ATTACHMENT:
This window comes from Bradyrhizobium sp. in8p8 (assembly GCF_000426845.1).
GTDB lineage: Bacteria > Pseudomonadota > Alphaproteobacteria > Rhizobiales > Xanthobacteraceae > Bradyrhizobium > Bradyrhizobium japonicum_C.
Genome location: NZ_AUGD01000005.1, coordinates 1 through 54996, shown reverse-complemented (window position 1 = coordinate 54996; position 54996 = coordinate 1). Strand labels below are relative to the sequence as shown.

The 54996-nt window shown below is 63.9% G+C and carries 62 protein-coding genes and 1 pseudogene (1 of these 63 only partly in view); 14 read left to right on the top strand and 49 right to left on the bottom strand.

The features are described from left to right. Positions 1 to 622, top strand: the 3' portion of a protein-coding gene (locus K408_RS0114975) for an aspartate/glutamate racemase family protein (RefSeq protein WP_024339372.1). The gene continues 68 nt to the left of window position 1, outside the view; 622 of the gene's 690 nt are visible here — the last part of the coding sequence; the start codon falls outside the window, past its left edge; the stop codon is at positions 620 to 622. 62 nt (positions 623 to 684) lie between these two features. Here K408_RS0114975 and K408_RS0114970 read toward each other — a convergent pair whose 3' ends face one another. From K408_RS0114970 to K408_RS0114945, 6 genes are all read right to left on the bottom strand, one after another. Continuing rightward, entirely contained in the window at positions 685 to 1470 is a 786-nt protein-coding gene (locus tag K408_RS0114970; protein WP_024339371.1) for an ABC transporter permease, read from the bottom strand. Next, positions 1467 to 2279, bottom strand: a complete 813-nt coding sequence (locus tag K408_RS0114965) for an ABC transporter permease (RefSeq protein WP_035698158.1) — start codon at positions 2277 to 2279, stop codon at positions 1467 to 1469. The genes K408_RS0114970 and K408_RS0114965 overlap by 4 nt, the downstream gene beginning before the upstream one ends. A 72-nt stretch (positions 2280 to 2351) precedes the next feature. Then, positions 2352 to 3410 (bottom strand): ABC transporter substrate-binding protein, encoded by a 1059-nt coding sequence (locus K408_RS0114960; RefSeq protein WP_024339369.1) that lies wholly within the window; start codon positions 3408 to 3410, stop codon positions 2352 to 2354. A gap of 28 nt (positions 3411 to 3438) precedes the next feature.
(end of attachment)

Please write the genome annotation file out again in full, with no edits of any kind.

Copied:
This window comes from Bradyrhizobium sp. in8p8 (assembly GCF_000426845.1).
GTDB lineage: Bacteria > Pseudomonadota > Alphaproteobacteria > Rhizobiales > Xanthobacteraceae > Bradyrhizobium > Bradyrhizobium japonicum_C.
Genome location: NZ_AUGD01000005.1, coordinates 1 through 54996, shown reverse-complemented (window position 1 = coordinate 54996; position 54996 = coordinate 1). Strand labels below are relative to the sequence as shown.

The 54996-nt window shown below is 63.9% G+C and carries 62 protein-coding genes and 1 pseudogene (1 of these 63 only partly in view); 14 read left to right on the top strand and 49 right to left on the bottom strand.

The features are described from left to right. Positions 1 to 622, top strand: the 3' portion of a protein-coding gene (locus K408_RS0114975) for an aspartate/glutamate racemase family protein (RefSeq protein WP_024339372.1). The gene continues 68 nt to the left of window position 1, outside the view; 622 of the gene's 690 nt are visible here — the last part of the coding sequence; the start codon falls outside the window, past its left edge; the stop codon is at positions 620 to 622. 62 nt (positions 623 to 684) lie between these two features. Here K408_RS0114975 and K408_RS0114970 read toward each other — a convergent pair whose 3' ends face one another. From K408_RS0114970 to K408_RS0114945, 6 genes are all read right to left on the bottom strand, one after another. Continuing rightward, entirely contained in the window at positions 685 to 1470 is a 786-nt protein-coding gene (locus tag K408_RS0114970; protein WP_024339371.1) for an ABC transporter permease, read from the bottom strand. Next, positions 1467 to 2279, bottom strand: a complete 813-nt coding sequence (locus tag K408_RS0114965) for an ABC transporter permease (RefSeq protein WP_035698158.1) — start codon at positions 2277 to 2279, stop codon at positions 1467 to 1469. The genes K408_RS0114970 and K408_RS0114965 overlap by 4 nt, the downstream gene beginning before the upstream one ends. A 72-nt stretch (positions 2280 to 2351) precedes the next feature. Then, positions 2352 to 3410 (bottom strand): ABC transporter substrate-binding protein, encoded by a 1059-nt coding sequence (locus K408_RS0114960; RefSeq protein WP_024339369.1) that lies wholly within the window; start codon positions 3408 to 3410, stop codon positions 2352 to 2354. A gap of 28 nt (positions 3411 to 3438) precedes the next feature.